| NEW YORK, March 7
NEW YORK, March 7 Bank of America NA
prevented homeowners from receiving mortgage-loan
modifications under a federal program in order to avoid millions
of dollars in losses while benefitting from financial incentives
for participating in the program, according to a complaint
unsealed in federal court Wednesday.
The suit is the second whistleblower complaint unsealed so
far with apparent ties to the $1 billion False Claims Act
settlement announced by Bank of America and the U.S. Attorney's
Office for the Eastern District of New York on February 9.
The Bank of America settlement is also part of the sweeping
$25 billion agreement reached between state and federal
Final settlement documents have yet to be filed in the BoA
settlement, which the U.S. Attorney's Office said was the
largest ever False Claims Act payout related to mortgage fraud.
The settlement resolved claims that Bank of America's
Countywide Financial subsidiaries defrauded the Federal Housing
Administration by inflating appraisals used for
government-insured home loans, as well as claims involving the
Home Affordable Modification Program, a federal program to help
American homeowners facing foreclosure.
The complaint unsealed Wednesday was filed by whistleblower
Gregory Mackler, a Colorado resident who said he worked
alongside Bank of America executives while an employee at Urban
Lending Solutions, a company to which Bank of America contracted
some of its HAMP work.
While working at Urban Lending, Mackler said he saw BofA and
its loan servicing subsidiary, BAC Homes Loans Servicing LP,
implement "business practices designed to intentionally prevent
scores of eligible homeowners from becoming eligible or staying
eligible for permanent HAMP modification."
The bank and its agents routinely pretended to have lost
homeowners' documents, failed to credit payments during trial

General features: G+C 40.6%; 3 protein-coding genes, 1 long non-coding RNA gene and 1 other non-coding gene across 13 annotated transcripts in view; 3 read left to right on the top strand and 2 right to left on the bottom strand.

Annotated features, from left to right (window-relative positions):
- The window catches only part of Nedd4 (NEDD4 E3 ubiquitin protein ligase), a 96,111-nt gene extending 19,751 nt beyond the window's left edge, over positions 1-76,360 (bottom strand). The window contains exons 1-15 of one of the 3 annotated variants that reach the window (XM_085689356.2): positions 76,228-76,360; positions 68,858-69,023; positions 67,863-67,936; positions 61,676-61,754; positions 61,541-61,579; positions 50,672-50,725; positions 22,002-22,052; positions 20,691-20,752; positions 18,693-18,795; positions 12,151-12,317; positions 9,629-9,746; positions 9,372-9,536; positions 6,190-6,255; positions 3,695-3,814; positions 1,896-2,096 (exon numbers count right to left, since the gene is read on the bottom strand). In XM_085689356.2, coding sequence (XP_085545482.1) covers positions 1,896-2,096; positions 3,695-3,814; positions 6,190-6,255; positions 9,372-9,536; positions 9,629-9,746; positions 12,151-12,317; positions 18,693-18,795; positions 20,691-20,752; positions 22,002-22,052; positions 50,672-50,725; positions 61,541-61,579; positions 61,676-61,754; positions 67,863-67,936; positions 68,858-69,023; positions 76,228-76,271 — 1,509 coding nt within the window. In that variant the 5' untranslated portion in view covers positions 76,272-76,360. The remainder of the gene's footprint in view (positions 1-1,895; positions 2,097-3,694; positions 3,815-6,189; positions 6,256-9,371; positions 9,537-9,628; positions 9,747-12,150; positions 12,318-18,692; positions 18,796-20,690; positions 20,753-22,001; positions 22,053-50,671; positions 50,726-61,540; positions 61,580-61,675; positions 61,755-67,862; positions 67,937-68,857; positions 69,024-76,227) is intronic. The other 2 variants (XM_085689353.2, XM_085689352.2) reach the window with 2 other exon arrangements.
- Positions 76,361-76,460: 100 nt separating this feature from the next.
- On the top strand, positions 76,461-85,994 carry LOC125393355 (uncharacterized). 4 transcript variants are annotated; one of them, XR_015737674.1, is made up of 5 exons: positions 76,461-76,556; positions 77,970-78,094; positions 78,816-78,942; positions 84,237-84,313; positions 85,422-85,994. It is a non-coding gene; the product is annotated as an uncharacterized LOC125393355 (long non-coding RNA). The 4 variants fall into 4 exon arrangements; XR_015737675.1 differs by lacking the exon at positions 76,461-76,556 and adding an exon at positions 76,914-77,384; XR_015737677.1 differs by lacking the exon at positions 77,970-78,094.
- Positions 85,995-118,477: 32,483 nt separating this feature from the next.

modifications and intentionally misled homeowners about their
eligibility for the program, the complaint alleged.
BoA let through just enough HAMP modifications to avert
suspicion and allay congressional critics, while not enough to
incur any substantial losses to its own bottom line, according
to the complaint.
"In other words, BoA has had it both ways. BoA has continued
to maximize the value of its mortgage portfolio with anti-HAMP
modification practices and managed to make money by committing
fraud on homeowner," the lawsuit said.
A lawyer for Mackler could neither confirm nor deny that the
complaint was tied to the settlement. A spokesman for the U.S.
attorney's office and a representative for Bank of America
declined to comment.
In February, a whistleblower complaint was unsealed from
Kyle Lagow, a former employee in a Countrywide appraisal unit
which detailed allegations of Countrywide's "corrupt
underwriting and appraisal process." Bank of America purchased
Countywide in June 2008.
Under the False Claims Act, successful whistleblower
complaints can earn that whistleblower up to 25 percent of the
According to the docket, the U.S. Department of Justice has
until March 16 to decide whether to intervene in both the
Mackler and Lagow case.
The case is United States of America v. Bank of America NA et
al., in the U.S. District Court for the Eastern District of New
York, no. 11-3270.